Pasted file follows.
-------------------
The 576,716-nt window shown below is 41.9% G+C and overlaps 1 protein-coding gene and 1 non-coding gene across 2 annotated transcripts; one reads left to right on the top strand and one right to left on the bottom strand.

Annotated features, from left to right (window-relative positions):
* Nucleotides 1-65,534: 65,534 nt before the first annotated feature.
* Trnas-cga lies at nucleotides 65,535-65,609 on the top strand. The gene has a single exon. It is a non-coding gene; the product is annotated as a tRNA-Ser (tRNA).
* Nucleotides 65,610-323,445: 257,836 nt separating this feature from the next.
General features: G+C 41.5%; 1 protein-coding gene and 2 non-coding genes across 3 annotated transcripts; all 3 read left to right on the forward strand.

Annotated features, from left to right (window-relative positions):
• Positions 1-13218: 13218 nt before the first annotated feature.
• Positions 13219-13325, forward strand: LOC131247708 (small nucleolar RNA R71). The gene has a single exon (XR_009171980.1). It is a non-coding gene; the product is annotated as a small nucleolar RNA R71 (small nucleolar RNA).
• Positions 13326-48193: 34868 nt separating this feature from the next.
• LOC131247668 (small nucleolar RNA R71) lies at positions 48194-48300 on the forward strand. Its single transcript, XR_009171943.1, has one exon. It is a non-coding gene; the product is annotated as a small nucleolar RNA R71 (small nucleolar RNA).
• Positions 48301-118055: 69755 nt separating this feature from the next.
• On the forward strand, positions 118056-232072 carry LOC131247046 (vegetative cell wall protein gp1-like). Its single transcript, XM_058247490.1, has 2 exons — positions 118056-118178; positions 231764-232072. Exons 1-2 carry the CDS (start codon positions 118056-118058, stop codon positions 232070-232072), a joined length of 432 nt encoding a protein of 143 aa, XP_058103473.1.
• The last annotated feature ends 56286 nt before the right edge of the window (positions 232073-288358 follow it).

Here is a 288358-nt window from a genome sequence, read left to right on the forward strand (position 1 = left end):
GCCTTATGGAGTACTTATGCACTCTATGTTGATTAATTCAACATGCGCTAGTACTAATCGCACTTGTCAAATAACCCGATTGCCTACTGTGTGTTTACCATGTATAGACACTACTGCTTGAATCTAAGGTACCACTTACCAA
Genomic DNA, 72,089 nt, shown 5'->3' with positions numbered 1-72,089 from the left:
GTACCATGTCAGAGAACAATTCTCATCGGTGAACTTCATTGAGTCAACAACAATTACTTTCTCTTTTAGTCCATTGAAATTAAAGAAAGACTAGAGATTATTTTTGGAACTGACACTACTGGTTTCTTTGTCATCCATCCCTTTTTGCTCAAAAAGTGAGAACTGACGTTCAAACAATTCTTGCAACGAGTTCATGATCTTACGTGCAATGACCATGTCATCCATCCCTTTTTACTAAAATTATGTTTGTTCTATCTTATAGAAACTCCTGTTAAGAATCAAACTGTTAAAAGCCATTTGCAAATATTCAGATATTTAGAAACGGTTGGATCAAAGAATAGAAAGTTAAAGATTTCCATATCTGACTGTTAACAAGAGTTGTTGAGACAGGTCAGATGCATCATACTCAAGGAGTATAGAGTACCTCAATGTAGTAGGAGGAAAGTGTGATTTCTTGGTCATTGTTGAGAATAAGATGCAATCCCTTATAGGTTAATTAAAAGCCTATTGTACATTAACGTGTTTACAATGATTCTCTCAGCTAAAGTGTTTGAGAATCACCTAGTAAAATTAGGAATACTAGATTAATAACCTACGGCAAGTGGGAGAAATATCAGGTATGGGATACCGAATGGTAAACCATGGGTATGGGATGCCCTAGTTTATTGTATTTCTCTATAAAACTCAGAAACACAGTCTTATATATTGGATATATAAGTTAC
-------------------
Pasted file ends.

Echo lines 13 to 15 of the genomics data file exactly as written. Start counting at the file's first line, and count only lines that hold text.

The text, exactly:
• On the forward strand, positions 118056-232072 carry LOC131247046 (vegetative cell wall protein gp1-like). Its single transcript, XM_058247490.1, has 2 exons — positions 118056-118178; positions 231764-232072. Exons 1-2 carry the CDS (start codon positions 118056-118058, stop codon positions 232070-232072), a joined length of 432 nt encoding a protein of 143 aa, XP_058103473.1.
• The last annotated feature ends 56286 nt before the right edge of the window (positions 232073-288358 follow it).

Here is a 288358-nt window from a genome sequence, read left to right on the forward strand (position 1 = left end):